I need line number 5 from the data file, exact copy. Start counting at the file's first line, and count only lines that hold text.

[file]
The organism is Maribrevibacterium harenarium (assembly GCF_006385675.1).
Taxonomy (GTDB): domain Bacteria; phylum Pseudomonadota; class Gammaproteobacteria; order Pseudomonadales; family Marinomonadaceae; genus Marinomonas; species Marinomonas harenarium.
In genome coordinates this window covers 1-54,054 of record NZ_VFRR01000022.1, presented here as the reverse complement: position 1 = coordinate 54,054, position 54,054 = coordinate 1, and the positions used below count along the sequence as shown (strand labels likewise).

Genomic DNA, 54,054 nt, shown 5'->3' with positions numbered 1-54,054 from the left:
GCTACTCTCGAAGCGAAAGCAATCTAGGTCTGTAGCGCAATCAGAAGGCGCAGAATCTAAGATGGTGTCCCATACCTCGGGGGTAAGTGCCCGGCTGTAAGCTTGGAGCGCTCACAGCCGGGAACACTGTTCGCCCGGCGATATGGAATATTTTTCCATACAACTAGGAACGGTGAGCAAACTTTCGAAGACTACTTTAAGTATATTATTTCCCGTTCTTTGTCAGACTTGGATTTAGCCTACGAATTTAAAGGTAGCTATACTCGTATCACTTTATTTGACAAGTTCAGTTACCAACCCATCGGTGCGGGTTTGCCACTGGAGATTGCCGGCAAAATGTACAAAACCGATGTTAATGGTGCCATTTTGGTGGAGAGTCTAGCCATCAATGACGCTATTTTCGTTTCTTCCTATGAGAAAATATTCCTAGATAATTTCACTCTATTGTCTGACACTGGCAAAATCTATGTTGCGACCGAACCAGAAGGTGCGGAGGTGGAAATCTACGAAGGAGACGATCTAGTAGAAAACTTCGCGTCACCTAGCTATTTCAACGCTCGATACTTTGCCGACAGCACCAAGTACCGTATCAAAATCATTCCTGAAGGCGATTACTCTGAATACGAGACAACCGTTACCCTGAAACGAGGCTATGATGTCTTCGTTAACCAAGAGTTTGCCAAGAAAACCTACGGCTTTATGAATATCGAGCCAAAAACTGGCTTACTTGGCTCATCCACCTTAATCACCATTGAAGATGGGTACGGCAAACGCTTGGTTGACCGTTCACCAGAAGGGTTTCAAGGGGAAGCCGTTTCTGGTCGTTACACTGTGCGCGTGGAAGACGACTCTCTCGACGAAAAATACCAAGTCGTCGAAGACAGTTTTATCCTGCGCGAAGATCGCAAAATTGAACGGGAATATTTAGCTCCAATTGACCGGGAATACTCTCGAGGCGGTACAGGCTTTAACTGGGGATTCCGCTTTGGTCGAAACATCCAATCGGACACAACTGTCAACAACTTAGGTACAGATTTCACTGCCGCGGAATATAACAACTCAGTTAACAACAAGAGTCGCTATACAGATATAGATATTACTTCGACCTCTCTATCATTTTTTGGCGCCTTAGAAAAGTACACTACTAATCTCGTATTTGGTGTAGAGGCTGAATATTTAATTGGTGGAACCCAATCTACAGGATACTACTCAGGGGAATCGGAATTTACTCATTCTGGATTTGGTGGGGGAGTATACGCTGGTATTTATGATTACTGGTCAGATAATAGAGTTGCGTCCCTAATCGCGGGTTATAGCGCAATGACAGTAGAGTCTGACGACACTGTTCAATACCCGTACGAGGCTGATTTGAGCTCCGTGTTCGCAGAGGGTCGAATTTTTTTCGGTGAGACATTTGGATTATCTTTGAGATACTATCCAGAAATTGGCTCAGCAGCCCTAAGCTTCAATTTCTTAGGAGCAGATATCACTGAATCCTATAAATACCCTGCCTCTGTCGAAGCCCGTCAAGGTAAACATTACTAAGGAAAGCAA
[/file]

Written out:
GCTACTCTCGAAGCGAAAGCAATCTAGGTCTGTAGCGCAATCAGAAGGCGCAGAATCTAAGATGGTGTCCCATACCTCGGGGGTAAGTGCCCGGCTGTAAGCTTGGAGCGCTCACAGCCGGGAACACTGTTCGCCCGGCGATATGGAATATTTTTCCATACAACTAGGAACGGTGAGCAAACTTTCGAAGACTACTTTAAGTATATTATTTCCCGTTCTTTGTCAGACTTGGATTTAGCCTACGAATTTAAAGGTAGCTATACTCGTATCACTTTATTTGACAAGTTCAGTTACCAACCCATCGGTGCGGGTTTGCCACTGGAGATTGCCGGCAAAATGTACAAAACCGATGTTAATGGTGCCATTTTGGTGGAGAGTCTAGCCATCAATGACGCTATTTTCGTTTCTTCCTATGAGAAAATATTCCTAGATAATTTCACTCTATTGTCTGACACTGGCAAAATCTATGTTGCGACCGAACCAGAAGGTGCGGAGGTGGAAATCTACGAAGGAGACGATCTAGTAGAAAACTTCGCGTCACCTAGCTATTTCAACGCTCGATACTTTGCCGACAGCACCAAGTACCGTATCAAAATCATTCCTGAAGGCGATTACTCTGAATACGAGACAACCGTTACCCTGAAACGAGGCTATGATGTCTTCGTTAACCAAGAGTTTGCCAAGAAAACCTACGGCTTTATGAATATCGAGCCAAAAACTGGCTTACTTGGCTCATCCACCTTAATCACCATTGAAGATGGGTACGGCAAACGCTTGGTTGACCGTTCACCAGAAGGGTTTCAAGGGGAAGCCGTTTCTGGTCGTTACACTGTGCGCGTGGAAGACGACTCTCTCGACGAAAAATACCAAGTCGTCGAAGACAGTTTTATCCTGCGCGAAGATCGCAAAATTGAACGGGAATATTTAGCTCCAATTGACCGGGAATACTCTCGAGGCGGTACAGGCTTTAACTGGGGATTCCGCTTTGGTCGAAACATCCAATCGGACACAACTGTCAACAACTTAGGTACAGATTTCACTGCCGCGGAATATAACAACTCAGTTAACAACAAGAGTCGCTATACAGATATAGATATTACTTCGACCTCTCTATCATTTTTTGGCGCCTTAGAAAAGTACACTACTAATCTCGTATTTGGTGTAGAGGCTGAATATTTAATTGGTGGAACCCAATCTACAGGATACTACTCAGGGGAATCGGAATTTACTCATTCTGGATTTGGTGGGGGAGTATACGCTGGTATTTATGATTACTGGTCAGATAATAGAGTTGCGTCCCTAATCGCGGGTTATAGCGCAATGACAGTAGAGTCTGACGACACTGTTCAATACCCGTACGAGGCTGATTTGAGCTCCGTGTTCGCAGAGGGTCGAATTTTTTTCGGTGAGACATTTGGATTATCTTTGAGATACTATCCAGAAATTGGCTCAGCAGCCCTAAGCTTCAATTTCTTAGGAGCAGATATCACTGAATCCTATAAATACCCTGCCTCTGTCGAAGCCCGTCAAGGTAAACATTACTAAGGAAAGCAA